It’s hard to pinpoint the exact origin of glasses used to improve vision. There are mentions of “reading stones” in Greek texts that are traced back to the 10th century. These would have been hand-carved to very basic and round shapes and were most likely made of two separate lens holders, similar to two magnifying glasses joined together.

If we try to find the very first glasses that we would actually recognise as glasses, we’d probably end up in Italy around the 13th century. The designs found from this time consist of a metal frame with two glass stones which would be held up when reading.

Since then, glasses have become increasingly more popular and technology has constantly evolved, with bifocals, lenses for correcting astigmatism, and even eventually contact lenses being made. The college of optometrists has an informative podcast about the history of the earliest spectacle frames. Why not listen to it now?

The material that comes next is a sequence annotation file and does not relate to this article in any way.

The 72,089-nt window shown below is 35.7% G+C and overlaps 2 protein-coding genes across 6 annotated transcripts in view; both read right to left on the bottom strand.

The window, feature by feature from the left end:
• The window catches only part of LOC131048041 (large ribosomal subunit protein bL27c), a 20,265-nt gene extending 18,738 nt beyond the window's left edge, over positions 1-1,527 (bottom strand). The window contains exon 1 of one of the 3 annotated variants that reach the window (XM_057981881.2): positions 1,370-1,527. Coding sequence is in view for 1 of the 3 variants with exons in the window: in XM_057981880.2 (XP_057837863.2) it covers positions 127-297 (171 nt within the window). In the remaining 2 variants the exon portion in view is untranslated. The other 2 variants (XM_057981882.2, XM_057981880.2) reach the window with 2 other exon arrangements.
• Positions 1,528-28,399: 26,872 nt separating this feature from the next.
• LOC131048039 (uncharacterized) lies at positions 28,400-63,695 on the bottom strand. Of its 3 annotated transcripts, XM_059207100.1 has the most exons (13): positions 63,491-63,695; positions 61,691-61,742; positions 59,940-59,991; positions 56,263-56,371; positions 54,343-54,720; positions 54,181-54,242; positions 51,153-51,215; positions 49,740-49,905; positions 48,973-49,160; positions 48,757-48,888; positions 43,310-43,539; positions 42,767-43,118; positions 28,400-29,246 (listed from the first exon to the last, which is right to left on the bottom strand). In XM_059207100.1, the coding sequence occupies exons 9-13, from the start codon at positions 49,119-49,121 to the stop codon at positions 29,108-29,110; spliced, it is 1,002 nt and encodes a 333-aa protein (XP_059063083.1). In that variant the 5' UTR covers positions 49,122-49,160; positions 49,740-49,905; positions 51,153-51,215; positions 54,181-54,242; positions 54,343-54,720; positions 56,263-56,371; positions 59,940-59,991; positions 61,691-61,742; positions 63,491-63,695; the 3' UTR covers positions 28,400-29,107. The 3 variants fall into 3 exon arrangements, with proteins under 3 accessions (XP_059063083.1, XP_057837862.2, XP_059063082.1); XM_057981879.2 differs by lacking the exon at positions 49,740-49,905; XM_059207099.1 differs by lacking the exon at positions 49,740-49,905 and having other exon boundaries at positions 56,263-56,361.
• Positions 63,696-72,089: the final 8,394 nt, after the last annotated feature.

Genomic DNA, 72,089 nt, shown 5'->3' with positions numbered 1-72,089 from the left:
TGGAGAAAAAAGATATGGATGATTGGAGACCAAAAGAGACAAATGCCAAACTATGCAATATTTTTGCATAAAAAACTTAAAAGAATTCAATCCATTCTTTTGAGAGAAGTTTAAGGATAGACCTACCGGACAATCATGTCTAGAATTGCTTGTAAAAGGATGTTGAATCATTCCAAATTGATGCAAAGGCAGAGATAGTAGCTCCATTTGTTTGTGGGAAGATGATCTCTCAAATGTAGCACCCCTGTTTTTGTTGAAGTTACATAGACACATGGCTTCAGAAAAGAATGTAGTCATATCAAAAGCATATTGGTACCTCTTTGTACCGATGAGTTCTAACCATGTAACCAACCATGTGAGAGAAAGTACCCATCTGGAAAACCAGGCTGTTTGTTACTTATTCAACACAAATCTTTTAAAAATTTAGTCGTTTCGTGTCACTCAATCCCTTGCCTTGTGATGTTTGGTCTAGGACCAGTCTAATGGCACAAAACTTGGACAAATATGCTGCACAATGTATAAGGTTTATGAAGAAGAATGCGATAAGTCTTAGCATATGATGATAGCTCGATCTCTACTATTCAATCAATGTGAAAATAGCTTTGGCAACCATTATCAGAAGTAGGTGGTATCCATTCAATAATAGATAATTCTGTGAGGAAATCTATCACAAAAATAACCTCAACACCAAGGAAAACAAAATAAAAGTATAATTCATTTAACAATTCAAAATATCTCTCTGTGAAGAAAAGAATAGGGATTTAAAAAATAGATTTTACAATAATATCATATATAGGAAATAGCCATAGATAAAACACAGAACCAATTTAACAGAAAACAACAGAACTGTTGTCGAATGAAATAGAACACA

Glasses today are almost as much a fashion statement as they are a necessity, as they come in a large variety of shapes, colors, and sizes. Browse our ever-increasing range of frames.

Share This Post

100% Satisfaction Guaranteed - 30 Day Returns

Gone are the days when you could only afford to buy one pair of glasses for all occasions. The emergence of Glasses2you means that you can now have spare pairs of prescription specs in your car, at work or even upstairs if you so wish. It also means that you can now afford to have different styles to suit your mood or to suit every occasion in your hectic life. We really can save you a fortune on your glasses.

Buy prescription glasses online with Glasses2you. Reading glasses and affordable prescription spectacles available - FREE UK and international* delivery. Overseas orders are sent by 'International Tracked & Signed'. We prepare your glasses using the same processes, technology and suppliers as those employed by high street opticians. Our only compromise is on price not on quality.